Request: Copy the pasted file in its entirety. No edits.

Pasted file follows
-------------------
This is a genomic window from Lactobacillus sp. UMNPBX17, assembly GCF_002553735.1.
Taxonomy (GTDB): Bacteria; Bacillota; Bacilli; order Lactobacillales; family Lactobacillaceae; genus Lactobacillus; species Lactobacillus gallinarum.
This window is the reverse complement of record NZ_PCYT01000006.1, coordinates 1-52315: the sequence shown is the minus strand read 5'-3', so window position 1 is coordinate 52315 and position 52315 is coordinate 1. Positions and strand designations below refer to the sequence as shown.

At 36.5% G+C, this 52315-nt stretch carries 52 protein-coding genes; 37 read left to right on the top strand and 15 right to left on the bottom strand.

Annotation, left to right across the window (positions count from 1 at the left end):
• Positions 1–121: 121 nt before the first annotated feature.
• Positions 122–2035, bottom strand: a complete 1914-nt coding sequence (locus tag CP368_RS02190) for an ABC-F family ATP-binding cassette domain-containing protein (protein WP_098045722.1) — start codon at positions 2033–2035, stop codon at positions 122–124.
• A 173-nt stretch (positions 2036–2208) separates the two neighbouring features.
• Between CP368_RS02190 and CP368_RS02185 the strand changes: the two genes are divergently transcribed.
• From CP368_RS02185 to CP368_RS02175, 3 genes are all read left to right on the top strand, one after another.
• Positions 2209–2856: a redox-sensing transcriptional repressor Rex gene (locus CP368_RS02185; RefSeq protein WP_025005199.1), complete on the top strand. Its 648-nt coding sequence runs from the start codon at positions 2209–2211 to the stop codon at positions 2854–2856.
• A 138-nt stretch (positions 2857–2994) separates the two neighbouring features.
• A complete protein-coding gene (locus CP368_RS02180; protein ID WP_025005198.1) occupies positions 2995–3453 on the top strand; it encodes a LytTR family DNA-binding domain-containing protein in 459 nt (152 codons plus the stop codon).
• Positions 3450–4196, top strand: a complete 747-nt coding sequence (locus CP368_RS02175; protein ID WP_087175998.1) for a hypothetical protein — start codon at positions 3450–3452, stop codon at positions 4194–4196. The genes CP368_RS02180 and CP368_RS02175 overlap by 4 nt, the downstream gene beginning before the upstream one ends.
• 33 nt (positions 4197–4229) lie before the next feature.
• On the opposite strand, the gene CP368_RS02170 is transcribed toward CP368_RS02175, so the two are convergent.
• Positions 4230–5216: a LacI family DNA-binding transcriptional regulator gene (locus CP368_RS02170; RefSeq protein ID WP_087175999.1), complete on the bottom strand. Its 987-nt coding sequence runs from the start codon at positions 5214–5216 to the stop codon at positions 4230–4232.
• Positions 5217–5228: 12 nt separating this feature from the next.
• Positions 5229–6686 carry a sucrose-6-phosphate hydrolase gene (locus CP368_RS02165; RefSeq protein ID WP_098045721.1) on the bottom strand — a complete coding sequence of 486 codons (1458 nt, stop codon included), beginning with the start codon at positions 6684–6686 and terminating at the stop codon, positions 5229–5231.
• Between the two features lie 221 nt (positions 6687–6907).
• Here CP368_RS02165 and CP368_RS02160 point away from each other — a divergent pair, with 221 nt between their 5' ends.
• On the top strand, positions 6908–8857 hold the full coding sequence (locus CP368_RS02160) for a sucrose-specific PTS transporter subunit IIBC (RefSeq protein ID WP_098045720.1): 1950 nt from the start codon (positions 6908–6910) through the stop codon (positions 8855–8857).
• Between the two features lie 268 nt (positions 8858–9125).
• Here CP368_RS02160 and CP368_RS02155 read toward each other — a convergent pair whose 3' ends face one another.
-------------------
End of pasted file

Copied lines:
This is a genomic window from Lactobacillus sp. UMNPBX17, assembly GCF_002553735.1.
Taxonomy (GTDB): Bacteria; Bacillota; Bacilli; order Lactobacillales; family Lactobacillaceae; genus Lactobacillus; species Lactobacillus gallinarum.
This window is the reverse complement of record NZ_PCYT01000006.1, coordinates 1-52315: the sequence shown is the minus strand read 5'-3', so window position 1 is coordinate 52315 and position 52315 is coordinate 1. Positions and strand designations below refer to the sequence as shown.

At 36.5% G+C, this 52315-nt stretch carries 52 protein-coding genes; 37 read left to right on the top strand and 15 right to left on the bottom strand.

Annotation, left to right across the window (positions count from 1 at the left end):
• Positions 1–121: 121 nt before the first annotated feature.
• Positions 122–2035, bottom strand: a complete 1914-nt coding sequence (locus tag CP368_RS02190) for an ABC-F family ATP-binding cassette domain-containing protein (protein WP_098045722.1) — start codon at positions 2033–2035, stop codon at positions 122–124.
• A 173-nt stretch (positions 2036–2208) separates the two neighbouring features.
• Between CP368_RS02190 and CP368_RS02185 the strand changes: the two genes are divergently transcribed.
• From CP368_RS02185 to CP368_RS02175, 3 genes are all read left to right on the top strand, one after another.
• Positions 2209–2856: a redox-sensing transcriptional repressor Rex gene (locus CP368_RS02185; RefSeq protein WP_025005199.1), complete on the top strand. Its 648-nt coding sequence runs from the start codon at positions 2209–2211 to the stop codon at positions 2854–2856.
• A 138-nt stretch (positions 2857–2994) separates the two neighbouring features.
• A complete protein-coding gene (locus CP368_RS02180; protein ID WP_025005198.1) occupies positions 2995–3453 on the top strand; it encodes a LytTR family DNA-binding domain-containing protein in 459 nt (152 codons plus the stop codon).
• Positions 3450–4196, top strand: a complete 747-nt coding sequence (locus CP368_RS02175; protein ID WP_087175998.1) for a hypothetical protein — start codon at positions 3450–3452, stop codon at positions 4194–4196. The genes CP368_RS02180 and CP368_RS02175 overlap by 4 nt, the downstream gene beginning before the upstream one ends.
• 33 nt (positions 4197–4229) lie before the next feature.
• On the opposite strand, the gene CP368_RS02170 is transcribed toward CP368_RS02175, so the two are convergent.
• Positions 4230–5216: a LacI family DNA-binding transcriptional regulator gene (locus CP368_RS02170; RefSeq protein ID WP_087175999.1), complete on the bottom strand. Its 987-nt coding sequence runs from the start codon at positions 5214–5216 to the stop codon at positions 4230–4232.
• Positions 5217–5228: 12 nt separating this feature from the next.
• Positions 5229–6686 carry a sucrose-6-phosphate hydrolase gene (locus CP368_RS02165; RefSeq protein ID WP_098045721.1) on the bottom strand — a complete coding sequence of 486 codons (1458 nt, stop codon included), beginning with the start codon at positions 6684–6686 and terminating at the stop codon, positions 5229–5231.
• Between the two features lie 221 nt (positions 6687–6907).
• Here CP368_RS02165 and CP368_RS02160 point away from each other — a divergent pair, with 221 nt between their 5' ends.
• On the top strand, positions 6908–8857 hold the full coding sequence (locus CP368_RS02160) for a sucrose-specific PTS transporter subunit IIBC (RefSeq protein ID WP_098045720.1): 1950 nt from the start codon (positions 6908–6910) through the stop codon (positions 8855–8857).
• Between the two features lie 268 nt (positions 8858–9125).
• Here CP368_RS02160 and CP368_RS02155 read toward each other — a convergent pair whose 3' ends face one another.